RequireJS defines itself as a file and module loader. The first part is easy to understand; it can be used to load files but what about loading a module? What are modules anyway? Modules are containers encapsulating a piece of code that performs a particular function. A module should also have an interface that lets you access its functionality in a uniform manner.
Why should you care about modules?
Splitting an application into a group of modules is similar to dividing a book into chapters and sections. It makes it easier to read and find the parts you need. Writing modules at the beginning might seem like a lot of work and sometimes developers get confused and ask themselves “Do I really need to do this?” When your application grows, you start to appreciate the time you invested in decoupling your code and writing reusable modules that interact with each other.
What are the benefits of using modules?
Perhaps the greatest benefit of using modules is code reusability. Modules can be imported anywhere in an application to perform its task whenever it is needed without having to worry about duplicating the code. It also becomes easier to export a module to be able to use it in a different project because it is encapsulated. Generally speaking, it facilitates maintenance and readability of the code as well as making it more manageable and easier to test.
How I entered the world of modules loading
From my experience, I used to include all my scripts each in a separate script tag. It doesn’t matter how many scripts I am loading; they will be executed in the same order they are written. There isn’t any abstraction or anything that will add complexity, so why would I need a library to do what I can already do? My build process was taken care of concatenating and uglifying my files so what’s the problem with loading a single nice file?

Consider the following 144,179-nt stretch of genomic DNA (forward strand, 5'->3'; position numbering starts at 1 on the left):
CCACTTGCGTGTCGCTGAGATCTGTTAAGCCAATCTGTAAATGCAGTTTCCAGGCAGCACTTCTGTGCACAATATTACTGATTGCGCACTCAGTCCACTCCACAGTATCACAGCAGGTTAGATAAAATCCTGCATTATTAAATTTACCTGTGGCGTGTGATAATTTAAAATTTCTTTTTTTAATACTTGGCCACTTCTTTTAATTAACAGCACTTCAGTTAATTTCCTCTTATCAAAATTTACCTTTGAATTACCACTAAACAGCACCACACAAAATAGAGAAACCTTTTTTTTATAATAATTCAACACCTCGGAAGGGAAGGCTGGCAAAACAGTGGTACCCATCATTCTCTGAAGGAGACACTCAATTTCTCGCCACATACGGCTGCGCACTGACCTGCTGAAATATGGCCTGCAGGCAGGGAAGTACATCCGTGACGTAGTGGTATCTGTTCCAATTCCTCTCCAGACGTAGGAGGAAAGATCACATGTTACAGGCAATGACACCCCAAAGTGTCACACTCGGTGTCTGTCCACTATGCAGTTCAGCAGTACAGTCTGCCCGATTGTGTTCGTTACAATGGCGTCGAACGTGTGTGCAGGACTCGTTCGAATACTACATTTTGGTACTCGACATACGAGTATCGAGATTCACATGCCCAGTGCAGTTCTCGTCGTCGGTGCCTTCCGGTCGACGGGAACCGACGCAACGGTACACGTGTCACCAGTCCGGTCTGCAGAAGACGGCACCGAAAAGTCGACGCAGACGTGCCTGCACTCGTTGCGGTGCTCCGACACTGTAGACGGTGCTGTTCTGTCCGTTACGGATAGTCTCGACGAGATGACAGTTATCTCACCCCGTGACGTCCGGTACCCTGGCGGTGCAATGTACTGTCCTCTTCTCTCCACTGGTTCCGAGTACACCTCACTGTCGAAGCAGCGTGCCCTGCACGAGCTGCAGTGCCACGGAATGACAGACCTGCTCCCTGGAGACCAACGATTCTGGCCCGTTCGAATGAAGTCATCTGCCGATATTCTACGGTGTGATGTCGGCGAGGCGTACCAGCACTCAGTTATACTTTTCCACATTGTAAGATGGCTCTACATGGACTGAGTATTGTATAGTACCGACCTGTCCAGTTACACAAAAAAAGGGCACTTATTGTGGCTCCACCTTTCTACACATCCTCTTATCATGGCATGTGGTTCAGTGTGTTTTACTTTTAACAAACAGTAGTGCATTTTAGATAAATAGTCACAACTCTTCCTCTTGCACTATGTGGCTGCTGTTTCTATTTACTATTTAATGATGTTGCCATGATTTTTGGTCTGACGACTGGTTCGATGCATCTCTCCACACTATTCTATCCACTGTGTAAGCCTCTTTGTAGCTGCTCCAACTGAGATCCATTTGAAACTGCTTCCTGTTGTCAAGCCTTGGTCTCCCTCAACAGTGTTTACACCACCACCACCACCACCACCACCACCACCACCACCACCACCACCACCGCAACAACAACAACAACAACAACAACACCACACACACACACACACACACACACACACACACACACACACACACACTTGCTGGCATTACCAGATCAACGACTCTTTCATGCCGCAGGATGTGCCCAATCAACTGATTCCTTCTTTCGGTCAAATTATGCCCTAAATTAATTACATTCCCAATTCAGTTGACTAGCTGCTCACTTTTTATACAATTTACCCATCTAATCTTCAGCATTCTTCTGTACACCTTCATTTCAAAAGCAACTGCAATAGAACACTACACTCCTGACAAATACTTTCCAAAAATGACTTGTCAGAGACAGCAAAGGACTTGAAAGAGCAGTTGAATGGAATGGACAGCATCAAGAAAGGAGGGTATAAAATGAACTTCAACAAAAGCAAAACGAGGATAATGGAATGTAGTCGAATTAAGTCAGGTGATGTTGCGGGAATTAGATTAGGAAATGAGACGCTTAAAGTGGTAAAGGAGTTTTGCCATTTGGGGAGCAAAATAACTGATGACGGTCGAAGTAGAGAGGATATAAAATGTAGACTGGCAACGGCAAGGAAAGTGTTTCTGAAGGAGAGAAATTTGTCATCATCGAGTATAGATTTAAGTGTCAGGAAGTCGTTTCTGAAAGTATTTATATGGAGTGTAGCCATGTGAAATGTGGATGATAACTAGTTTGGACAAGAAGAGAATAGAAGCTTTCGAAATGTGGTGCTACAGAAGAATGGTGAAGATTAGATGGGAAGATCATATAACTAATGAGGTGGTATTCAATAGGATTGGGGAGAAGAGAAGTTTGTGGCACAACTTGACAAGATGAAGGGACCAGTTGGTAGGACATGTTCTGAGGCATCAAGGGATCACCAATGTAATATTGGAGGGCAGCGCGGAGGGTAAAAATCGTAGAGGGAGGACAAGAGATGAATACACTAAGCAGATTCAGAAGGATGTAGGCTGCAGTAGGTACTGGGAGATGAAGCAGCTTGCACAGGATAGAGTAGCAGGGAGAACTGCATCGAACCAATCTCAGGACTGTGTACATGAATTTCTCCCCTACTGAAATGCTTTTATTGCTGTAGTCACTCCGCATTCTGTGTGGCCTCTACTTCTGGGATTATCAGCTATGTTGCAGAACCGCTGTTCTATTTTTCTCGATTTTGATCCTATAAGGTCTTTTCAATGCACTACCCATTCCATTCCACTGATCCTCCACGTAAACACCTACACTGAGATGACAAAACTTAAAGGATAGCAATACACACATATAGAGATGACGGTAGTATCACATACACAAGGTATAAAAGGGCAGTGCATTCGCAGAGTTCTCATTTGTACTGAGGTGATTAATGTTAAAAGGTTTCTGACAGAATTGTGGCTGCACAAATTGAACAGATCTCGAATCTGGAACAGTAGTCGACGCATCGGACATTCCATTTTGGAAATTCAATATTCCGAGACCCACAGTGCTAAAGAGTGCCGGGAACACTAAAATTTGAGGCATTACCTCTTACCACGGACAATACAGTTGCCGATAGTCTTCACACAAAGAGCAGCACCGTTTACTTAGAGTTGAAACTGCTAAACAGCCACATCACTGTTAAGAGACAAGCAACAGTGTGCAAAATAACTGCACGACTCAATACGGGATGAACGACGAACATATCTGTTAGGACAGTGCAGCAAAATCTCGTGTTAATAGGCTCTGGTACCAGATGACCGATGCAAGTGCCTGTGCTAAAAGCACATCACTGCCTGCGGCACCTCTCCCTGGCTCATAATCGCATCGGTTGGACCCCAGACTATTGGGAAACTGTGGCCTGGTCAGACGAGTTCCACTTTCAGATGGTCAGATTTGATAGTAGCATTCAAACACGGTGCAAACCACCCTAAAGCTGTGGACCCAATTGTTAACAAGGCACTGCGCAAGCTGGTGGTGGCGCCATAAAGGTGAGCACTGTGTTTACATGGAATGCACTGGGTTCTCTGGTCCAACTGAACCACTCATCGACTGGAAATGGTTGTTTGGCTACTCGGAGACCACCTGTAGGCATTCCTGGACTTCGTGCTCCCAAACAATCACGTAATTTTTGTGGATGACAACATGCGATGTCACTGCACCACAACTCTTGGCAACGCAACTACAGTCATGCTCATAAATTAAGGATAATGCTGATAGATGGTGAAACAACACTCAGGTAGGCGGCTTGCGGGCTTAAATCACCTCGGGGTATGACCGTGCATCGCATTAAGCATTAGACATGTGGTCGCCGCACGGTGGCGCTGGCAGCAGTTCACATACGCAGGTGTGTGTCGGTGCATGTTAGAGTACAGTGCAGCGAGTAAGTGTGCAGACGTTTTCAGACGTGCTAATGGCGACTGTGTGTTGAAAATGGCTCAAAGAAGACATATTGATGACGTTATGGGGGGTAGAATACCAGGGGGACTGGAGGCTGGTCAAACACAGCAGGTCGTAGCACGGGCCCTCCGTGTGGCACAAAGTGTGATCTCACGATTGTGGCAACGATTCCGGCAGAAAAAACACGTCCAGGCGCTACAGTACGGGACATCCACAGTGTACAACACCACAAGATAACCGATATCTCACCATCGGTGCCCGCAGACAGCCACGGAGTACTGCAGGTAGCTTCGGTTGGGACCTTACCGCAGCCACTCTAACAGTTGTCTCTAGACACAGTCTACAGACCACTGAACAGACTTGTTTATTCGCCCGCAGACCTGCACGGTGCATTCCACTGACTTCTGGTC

I wasn’t convinced until I read a couple of discussions and a few questions began to arise in my mind especially when projects I work grew larger as follows:
- Most of the plugins and the codes I write aren’t required to run on every page. Why would I load something huge like a WYSIWYG editor on a dashboard while the user won’t really need it at the moment?
- Most of the time, it was difficult to debug something without checking many files to find where exactly is that function defined.
I decided to give RequireJS a try. To be honest, I fell in love with the sense of power it gave me with the conditional loading of the scripts I define. Errors became much easier to debug. I no longer have to care about the loading order of my scripts–things just work out themselves magically. I got rid of the serving-one-fat-file anti-pattern with the rise of HTTP/2. What I do now is ship small files that can be transferred in parallel. Focusing on splitting my code into modules helped me improve the work.
I started to see things from another perspective and, after using it for a while, I really had a hard time imagining developing anything without it. We will explore how to start using RequireJS in the upcoming article. See you soon!